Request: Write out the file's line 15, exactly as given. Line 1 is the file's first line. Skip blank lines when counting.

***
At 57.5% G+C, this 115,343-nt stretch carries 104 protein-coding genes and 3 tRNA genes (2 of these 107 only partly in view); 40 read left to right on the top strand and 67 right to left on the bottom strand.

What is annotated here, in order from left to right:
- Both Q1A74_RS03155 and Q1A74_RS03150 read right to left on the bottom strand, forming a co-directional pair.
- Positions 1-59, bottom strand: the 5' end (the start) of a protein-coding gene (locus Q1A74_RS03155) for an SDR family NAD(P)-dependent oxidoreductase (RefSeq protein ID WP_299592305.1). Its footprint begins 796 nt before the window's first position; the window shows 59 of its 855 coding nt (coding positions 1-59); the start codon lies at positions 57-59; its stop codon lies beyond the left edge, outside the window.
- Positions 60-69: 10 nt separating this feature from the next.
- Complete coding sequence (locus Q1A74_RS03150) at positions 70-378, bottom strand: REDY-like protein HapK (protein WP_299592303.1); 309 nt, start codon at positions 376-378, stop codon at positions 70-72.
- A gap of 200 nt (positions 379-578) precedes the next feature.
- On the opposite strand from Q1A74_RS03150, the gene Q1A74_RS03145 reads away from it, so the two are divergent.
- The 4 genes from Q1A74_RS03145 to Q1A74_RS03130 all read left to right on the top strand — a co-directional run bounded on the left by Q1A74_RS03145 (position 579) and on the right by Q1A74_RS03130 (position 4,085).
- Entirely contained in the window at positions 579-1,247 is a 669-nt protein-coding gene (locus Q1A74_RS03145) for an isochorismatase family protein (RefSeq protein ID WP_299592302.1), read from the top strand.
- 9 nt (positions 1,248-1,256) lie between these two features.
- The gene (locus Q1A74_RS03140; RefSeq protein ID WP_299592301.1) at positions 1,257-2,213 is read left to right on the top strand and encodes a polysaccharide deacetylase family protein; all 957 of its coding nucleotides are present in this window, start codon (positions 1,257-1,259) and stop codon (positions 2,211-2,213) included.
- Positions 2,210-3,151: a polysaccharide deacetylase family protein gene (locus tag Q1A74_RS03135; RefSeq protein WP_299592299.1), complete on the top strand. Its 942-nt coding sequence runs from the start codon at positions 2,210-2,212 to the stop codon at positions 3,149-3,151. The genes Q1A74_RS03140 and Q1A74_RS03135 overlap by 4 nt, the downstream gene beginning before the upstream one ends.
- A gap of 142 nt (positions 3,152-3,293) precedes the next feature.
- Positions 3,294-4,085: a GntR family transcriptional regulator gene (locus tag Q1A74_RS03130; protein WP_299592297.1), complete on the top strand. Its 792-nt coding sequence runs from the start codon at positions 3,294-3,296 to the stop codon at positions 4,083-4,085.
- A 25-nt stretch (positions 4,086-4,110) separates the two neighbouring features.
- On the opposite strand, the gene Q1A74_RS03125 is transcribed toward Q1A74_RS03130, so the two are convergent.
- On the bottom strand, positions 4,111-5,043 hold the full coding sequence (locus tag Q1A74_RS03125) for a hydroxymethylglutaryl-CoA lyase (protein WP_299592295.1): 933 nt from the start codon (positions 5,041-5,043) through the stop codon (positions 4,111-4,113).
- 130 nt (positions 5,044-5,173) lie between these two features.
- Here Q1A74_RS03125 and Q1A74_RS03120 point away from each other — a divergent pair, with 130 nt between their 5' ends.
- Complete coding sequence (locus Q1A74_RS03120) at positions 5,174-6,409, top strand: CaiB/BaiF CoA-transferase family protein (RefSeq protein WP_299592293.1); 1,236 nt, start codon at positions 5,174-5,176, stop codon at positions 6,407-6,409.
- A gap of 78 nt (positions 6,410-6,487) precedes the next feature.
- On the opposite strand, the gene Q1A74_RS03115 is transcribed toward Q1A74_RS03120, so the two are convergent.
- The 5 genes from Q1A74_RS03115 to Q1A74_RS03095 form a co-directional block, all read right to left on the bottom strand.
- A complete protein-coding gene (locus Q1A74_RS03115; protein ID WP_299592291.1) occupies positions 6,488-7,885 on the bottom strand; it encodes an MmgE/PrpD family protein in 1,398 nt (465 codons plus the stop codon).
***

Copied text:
- Positions 3,294-4,085: a GntR family transcriptional regulator gene (locus tag Q1A74_RS03130; protein WP_299592297.1), complete on the top strand. Its 792-nt coding sequence runs from the start codon at positions 3,294-3,296 to the stop codon at positions 4,083-4,085.